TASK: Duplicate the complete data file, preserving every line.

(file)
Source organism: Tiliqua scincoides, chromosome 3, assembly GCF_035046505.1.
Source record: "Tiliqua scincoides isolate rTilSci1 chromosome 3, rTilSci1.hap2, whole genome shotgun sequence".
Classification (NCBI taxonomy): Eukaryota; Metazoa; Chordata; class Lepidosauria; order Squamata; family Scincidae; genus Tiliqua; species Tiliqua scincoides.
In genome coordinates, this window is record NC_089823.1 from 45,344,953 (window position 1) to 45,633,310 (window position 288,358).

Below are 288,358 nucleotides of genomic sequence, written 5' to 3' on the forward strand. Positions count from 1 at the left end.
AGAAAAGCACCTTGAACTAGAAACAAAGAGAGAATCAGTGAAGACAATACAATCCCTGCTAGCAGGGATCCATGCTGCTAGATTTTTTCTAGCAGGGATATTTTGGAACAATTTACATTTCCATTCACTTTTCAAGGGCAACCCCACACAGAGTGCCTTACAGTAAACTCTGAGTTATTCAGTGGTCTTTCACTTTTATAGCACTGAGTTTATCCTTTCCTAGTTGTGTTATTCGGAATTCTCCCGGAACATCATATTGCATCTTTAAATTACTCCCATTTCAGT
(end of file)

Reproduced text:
Source organism: Tiliqua scincoides, chromosome 3, assembly GCF_035046505.1.
Source record: "Tiliqua scincoides isolate rTilSci1 chromosome 3, rTilSci1.hap2, whole genome shotgun sequence".
Classification (NCBI taxonomy): Eukaryota; Metazoa; Chordata; class Lepidosauria; order Squamata; family Scincidae; genus Tiliqua; species Tiliqua scincoides.
In genome coordinates, this window is record NC_089823.1 from 45,344,953 (window position 1) to 45,633,310 (window position 288,358).

Below are 288,358 nucleotides of genomic sequence, written 5' to 3' on the forward strand. Positions count from 1 at the left end.
AGAAAAGCACCTTGAACTAGAAACAAAGAGAGAATCAGTGAAGACAATACAATCCCTGCTAGCAGGGATCCATGCTGCTAGATTTTTTCTAGCAGGGATATTTTGGAACAATTTACATTTCCATTCACTTTTCAAGGGCAACCCCACACAGAGTGCCTTACAGTAAACTCTGAGTTATTCAGTGGTCTTTCACTTTTATAGCACTGAGTTTATCCTTTCCTAGTTGTGTTATTCGGAATTCTCCCGGAACATCATATTGCATCTTTAAATTACTCCCATTTCAGT